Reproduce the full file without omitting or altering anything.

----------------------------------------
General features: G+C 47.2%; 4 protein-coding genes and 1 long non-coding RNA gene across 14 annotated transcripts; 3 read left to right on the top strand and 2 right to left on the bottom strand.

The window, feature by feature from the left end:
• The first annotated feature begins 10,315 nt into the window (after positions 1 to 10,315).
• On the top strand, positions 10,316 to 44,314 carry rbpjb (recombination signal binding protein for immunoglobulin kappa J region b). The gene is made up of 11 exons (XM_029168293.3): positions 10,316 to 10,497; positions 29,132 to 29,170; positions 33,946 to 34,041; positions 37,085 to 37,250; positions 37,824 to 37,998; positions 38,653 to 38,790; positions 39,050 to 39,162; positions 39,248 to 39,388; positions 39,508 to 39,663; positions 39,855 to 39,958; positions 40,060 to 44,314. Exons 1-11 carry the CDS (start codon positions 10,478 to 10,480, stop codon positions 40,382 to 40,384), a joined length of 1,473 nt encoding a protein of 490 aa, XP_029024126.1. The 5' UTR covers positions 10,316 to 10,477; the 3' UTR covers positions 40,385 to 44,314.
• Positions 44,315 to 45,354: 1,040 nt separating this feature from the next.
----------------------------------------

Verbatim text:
General features: G+C 47.2%; 4 protein-coding genes and 1 long non-coding RNA gene across 14 annotated transcripts; 3 read left to right on the top strand and 2 right to left on the bottom strand.

The window, feature by feature from the left end:
• The first annotated feature begins 10,315 nt into the window (after positions 1 to 10,315).
• On the top strand, positions 10,316 to 44,314 carry rbpjb (recombination signal binding protein for immunoglobulin kappa J region b). The gene is made up of 11 exons (XM_029168293.3): positions 10,316 to 10,497; positions 29,132 to 29,170; positions 33,946 to 34,041; positions 37,085 to 37,250; positions 37,824 to 37,998; positions 38,653 to 38,790; positions 39,050 to 39,162; positions 39,248 to 39,388; positions 39,508 to 39,663; positions 39,855 to 39,958; positions 40,060 to 44,314. Exons 1-11 carry the CDS (start codon positions 10,478 to 10,480, stop codon positions 40,382 to 40,384), a joined length of 1,473 nt encoding a protein of 490 aa, XP_029024126.1. The 5' UTR covers positions 10,316 to 10,477; the 3' UTR covers positions 40,385 to 44,314.
• Positions 44,315 to 45,354: 1,040 nt separating this feature from the next.